1. The contractor will offer a free inspection and claim to find damage, even if there is none. 
  2. They will then try to convince the homeowner to sign the form, allowing the contractor to file an insurance claim. 
  3. However, when the insurance company inspects the property, they will often find no damage. 
  4. The contractor will then sue the insurance company without the homeowner's permission. 
  5. The insurance company has two choices: fight the legal battle or settle. In either case, the insurer has to pay up.

According to data from the Florida Office of Insurance Regulation, Florida sees a disproportionate number of homeowner lawsuits compared to other states. In fact, in 2019, nearly three-quarters of all such lawsuits filed across the country were in Florida! This has resulted in immense financial strain on resident consumers. The annual cost of a Florida home insurance policy is slated to skyrocket to $4,231 in 2022, nearly three times the US yearly average of $1,406

Some insurance companies are pointing the finger at a 2017 state Supreme Court opinion for causing a recent increase in litigation. The opinion in question allowed attorneys to collect bigger fees when they won lawsuits against insurance companies, and some insurers believe this has created an incentive for more people to file suit.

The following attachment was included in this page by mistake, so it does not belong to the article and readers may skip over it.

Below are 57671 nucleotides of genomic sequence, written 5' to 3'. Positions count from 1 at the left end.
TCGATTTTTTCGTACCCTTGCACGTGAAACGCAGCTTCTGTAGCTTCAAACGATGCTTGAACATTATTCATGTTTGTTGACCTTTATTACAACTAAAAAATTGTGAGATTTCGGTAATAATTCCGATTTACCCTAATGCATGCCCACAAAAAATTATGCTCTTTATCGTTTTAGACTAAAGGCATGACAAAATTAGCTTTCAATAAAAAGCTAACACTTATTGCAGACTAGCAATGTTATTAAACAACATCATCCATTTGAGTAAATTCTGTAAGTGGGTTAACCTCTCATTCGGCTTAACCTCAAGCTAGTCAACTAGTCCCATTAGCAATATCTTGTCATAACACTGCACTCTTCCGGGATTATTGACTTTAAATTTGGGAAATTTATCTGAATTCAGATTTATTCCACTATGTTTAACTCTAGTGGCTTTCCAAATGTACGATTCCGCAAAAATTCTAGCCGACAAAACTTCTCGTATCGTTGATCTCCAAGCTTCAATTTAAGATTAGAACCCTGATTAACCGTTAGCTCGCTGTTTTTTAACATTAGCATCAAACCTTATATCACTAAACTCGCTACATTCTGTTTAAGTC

Storm hazards 



Florida's geographic location makes it highly vulnerable to hurricanes and storms. Since the peninsula is relatively thin, even the homes near the interior are not fully protected. According to research by Colorado State University, weather trends suggest that the current hurricane season is expected to be much more severe than in previous years. Considering that more hurricanes have hit Florida than any other state, this could propel the already rumbling homeowners insurance market into a crash.

What other factors are contributing to the Florida insurance crisis?

It must be noted that though the potential for hurricane damage is a dire hazard, it is not a major driving factor for the Florida insurance crisis. Here are some associated factors contributing to the crisis: